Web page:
What would you recommend for someone who wants to become Azure certified? Everyone learns at a different pace, and from different resources. That said, a great place to start is by simply signing up for a free Azure account/tenant as there are 100’s of free resources to learn from (Free Azure Trial). Additionally, there are tons of online resources to consume, but a great building block are the resources available at Microsoft Learn. This learning path sets the foundation for all Azure topics to come, and I recommend this to everyone asking me where to start: AZ-900 Describe Cloud Concepts. From there, the role-based certifications now cover Identity, Security, Administration, Architecture, Artificial Intelligence, Data Platform, and Development so there is a path (or multiple paths) for everyone, regardless of your experience or where you’re headed in your career progression!

How did you become a Microsoft Certified Trainer (MCT)?
As 2020 was an odd year in general, I was reminded by a friend one day that becoming an MCT had a cost deferral last year (free) for those that met the requirements and were recommended by another community resource that could attest to your abilities to train others on Microsoft technology. I simply reached out to one of my co-workers to attest to my training efforts over the past 10 years (consistent with the length of time I had thought about applying for the MCT), and a few days later, was awarded as an MCT. For folks that are considering this, I highly recommend applying as there is not only a great community ready and waiting to assist you, but there are a TON of resources available to you as a certified trainer (to be used both in training others AND yourself).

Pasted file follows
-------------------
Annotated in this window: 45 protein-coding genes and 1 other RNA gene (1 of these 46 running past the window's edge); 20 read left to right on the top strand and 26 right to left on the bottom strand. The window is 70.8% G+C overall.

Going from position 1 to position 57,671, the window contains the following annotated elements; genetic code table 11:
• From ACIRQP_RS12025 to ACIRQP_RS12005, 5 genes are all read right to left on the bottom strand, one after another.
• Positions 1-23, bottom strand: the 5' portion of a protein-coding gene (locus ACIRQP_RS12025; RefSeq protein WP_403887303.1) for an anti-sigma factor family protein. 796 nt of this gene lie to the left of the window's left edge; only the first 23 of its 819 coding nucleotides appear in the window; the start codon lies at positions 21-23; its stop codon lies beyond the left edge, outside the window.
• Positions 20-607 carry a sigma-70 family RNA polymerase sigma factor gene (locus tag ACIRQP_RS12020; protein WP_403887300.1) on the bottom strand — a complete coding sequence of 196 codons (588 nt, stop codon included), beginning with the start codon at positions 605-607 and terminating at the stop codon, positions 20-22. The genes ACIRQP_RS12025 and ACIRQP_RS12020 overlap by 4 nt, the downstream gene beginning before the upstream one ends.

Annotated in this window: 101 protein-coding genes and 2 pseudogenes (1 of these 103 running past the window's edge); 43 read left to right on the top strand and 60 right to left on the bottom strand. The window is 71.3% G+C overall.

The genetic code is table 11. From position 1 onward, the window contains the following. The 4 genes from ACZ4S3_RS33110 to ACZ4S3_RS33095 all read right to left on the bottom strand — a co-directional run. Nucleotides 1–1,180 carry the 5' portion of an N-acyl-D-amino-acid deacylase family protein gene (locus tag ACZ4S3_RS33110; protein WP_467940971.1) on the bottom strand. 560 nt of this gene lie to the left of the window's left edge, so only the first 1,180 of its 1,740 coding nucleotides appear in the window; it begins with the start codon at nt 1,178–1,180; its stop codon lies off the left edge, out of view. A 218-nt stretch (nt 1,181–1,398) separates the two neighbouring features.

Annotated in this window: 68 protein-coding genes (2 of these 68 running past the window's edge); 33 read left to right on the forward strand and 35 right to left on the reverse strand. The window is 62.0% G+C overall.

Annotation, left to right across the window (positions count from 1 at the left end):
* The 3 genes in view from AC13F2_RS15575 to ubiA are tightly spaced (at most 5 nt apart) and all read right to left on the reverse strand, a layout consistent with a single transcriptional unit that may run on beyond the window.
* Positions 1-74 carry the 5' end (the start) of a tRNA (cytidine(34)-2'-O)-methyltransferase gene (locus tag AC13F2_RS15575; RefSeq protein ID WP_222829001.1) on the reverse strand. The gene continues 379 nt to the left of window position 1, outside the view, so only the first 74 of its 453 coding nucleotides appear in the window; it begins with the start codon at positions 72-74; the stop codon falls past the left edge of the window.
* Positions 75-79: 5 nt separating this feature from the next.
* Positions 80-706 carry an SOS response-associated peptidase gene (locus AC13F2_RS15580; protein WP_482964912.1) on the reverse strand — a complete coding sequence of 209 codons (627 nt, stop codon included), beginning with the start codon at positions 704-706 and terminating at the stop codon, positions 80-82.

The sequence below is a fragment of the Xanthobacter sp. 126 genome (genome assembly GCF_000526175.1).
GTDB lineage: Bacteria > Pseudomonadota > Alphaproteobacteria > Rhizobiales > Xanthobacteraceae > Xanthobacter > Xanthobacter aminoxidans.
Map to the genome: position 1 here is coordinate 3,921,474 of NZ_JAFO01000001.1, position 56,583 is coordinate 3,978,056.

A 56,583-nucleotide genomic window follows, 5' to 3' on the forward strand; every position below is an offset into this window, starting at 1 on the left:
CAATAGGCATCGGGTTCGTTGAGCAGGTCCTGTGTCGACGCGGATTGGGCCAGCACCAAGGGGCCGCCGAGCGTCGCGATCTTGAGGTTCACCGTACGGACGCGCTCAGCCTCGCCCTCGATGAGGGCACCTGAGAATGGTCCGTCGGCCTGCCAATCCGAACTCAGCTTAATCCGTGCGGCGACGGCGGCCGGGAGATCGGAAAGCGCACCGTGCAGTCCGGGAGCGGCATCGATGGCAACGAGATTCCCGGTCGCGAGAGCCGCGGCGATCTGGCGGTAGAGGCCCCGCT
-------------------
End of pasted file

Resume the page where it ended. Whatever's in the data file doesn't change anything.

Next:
What is an MVP? How did you become an MVP (Microsoft Most Valuable Professional)? Having recently attended my first MVP Summit, I can say that the Microsoft MVP award is defined not by technology expertise alone, but by the willingness of this community of experts to share what they know and pitch in to help folks as best they can in times of need. Typically, you will see an MVP replying to someone’s pleas for help to a support handle on social, even before the support organization has a chance to respond. This community is passionate about helping others excel and sharing what we have learned, which makes this an incredible community to be part of. I get asked frequently what is needed to become an MVP – my response is that I don’t quite know the secret sauce required but do know that so long as you continue to be passionate about what you are doing and bring others along for the ride, good things will come your way (and will be rewarded with even harder work)!

What’s next in your Microsoft Azure journey?
Simple, I absolutely love where IoT and AI/ML is heading, so I will continue my side hustles to upskill and learn as much as I can in those areas. Maybe a “blue badge” is in my future – only time will tell!

Do you have any final words of wisdom?
Never stop learning and be authentic in everything – I live by that motto and have been incredibly successful so far in life. Do not live to work, but rather, work to live. Spend time with your friends, your family, your community and “textable tribe” – simply said, find your balance in life…

The most important question of all 😊
From a scale from 1 – 10 how crazy are you about Microsoft Azure?
(10 being the highest) As if you had to ask – I eat, sleep, and drink Azure 24/7. A 10, no doubt!

End of Interview

Name: Chris Gill
Website: Configuring Clouds
Chris Gill (@cgill) / Twitter
LinkedIn: Christopher Gill – Manager, Microsoft Applications – Nixon Peabody LLP | LinkedIn
Instagram: Chris Gill (@cfgill) • Instagram photos and videos
Facebook: Christopher Gill | Facebook